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NAND mirroring could be key to unlocking terrorist’s phone

Molly Wood Mar 23, 2016
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NAND mirroring can grant a user unlimited tries at guessing a phone's passcode.
Wikipedia

It’s like “Groundhog Day,” but with your phone’s data.

The Department of Justice was set to battle it out with Apple in an encryption hearing this week. However, a request for postponement by the DOJ was granted after they received information by an unidentified source about an alternative to unlocking the iPhone of one of the San Bernardino shooters, Syed Farook.

Joseph Lorenzo Hall, chief technologist at the Center for Democracy & Technology, believes the method they will attempt is NAND mirroring. “Your phone has a little bit of memory, and you can overwrite that memory,” Hall said. “In this case you would make it forget the last few passcode attempts, so that it wouldn’t erase itself.”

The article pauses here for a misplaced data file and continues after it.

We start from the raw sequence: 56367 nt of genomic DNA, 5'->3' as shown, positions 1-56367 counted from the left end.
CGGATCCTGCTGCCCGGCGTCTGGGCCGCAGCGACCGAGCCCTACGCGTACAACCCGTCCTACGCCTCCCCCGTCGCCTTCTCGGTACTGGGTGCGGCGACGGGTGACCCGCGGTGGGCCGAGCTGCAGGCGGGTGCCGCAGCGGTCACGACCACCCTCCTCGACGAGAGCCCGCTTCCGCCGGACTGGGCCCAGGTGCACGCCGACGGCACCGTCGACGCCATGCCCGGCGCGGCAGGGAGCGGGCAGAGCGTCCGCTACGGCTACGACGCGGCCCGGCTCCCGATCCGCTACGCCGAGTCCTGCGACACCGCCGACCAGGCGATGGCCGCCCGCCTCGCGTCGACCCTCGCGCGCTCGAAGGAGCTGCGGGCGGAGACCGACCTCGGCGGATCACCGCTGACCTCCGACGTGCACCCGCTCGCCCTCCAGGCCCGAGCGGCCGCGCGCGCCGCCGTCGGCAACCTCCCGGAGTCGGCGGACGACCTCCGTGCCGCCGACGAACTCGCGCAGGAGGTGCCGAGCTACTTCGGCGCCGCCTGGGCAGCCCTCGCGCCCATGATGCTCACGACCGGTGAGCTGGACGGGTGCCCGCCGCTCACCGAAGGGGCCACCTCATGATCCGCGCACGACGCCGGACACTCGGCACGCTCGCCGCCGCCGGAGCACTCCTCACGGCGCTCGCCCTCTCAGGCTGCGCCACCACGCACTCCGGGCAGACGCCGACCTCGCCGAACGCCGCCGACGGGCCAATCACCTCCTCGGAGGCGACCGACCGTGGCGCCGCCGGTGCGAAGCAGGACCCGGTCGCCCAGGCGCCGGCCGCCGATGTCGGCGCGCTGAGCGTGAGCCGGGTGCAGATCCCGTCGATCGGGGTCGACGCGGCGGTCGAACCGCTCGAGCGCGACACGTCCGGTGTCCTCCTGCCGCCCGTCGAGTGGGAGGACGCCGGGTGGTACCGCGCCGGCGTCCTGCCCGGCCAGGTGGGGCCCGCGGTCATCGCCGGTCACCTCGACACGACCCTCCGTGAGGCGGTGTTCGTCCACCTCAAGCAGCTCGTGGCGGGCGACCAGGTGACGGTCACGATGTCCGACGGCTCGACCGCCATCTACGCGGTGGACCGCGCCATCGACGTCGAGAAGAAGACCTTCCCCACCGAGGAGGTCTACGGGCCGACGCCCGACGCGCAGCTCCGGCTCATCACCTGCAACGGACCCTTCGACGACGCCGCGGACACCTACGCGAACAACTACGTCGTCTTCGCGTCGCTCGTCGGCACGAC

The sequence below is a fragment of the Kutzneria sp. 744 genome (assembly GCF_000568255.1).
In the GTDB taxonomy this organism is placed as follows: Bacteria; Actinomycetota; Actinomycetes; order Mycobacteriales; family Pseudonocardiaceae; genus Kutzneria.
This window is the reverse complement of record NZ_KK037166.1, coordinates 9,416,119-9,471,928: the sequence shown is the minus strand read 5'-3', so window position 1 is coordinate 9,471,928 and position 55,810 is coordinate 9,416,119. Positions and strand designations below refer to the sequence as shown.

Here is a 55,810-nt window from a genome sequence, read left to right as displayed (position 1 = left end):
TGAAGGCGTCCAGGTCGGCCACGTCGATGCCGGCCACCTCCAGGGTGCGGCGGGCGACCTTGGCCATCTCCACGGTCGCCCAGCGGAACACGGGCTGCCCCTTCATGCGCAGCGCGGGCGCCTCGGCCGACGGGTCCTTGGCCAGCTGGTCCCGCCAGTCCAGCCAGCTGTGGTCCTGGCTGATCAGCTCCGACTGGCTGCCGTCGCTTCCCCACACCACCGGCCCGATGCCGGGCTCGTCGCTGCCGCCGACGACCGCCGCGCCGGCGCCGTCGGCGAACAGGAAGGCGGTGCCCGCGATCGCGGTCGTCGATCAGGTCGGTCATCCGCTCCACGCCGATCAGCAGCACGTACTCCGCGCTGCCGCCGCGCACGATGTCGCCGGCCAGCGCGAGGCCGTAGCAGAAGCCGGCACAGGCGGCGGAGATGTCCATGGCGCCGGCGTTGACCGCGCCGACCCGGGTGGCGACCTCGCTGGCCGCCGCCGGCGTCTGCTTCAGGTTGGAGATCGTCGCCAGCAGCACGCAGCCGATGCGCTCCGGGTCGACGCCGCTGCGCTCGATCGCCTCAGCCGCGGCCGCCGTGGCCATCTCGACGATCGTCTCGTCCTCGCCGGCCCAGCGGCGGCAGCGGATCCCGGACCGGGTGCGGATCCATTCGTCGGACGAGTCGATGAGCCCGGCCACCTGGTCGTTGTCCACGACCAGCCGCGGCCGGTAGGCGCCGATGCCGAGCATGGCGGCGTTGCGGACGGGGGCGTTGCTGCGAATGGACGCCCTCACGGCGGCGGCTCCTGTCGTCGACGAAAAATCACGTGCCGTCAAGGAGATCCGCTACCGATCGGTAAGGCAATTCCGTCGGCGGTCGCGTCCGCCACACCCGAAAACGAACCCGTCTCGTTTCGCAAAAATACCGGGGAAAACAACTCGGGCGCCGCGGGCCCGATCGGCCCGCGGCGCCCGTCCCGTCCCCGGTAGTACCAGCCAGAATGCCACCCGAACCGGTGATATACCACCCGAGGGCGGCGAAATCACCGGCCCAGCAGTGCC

This requires the NAND chip, which holds the phone’s data, to be removed and placed in another device analogous to a CD burner. Once the data is copied, if too many passcode attempts cause the data to be deleted, the original data can be re-written back on the chip. This essentially gives unlimited tries at the passcode.

“Plenty of forensics companies would have the capabilities to do this kind of a thing,” Hall said.

And with hundreds of phones out there that different law enforcement agencies want to break into, there is a definite profit to be made from this.

“You could charge 50 grand per one of those phones, and you have a pretty penny sitting in your pocket,” Hall said.

But even if this alternative works and the legal battle between the FBI and Apple ends, the larger fight over encryption will certainly continue. 

Additional production by Levi Sharpe.

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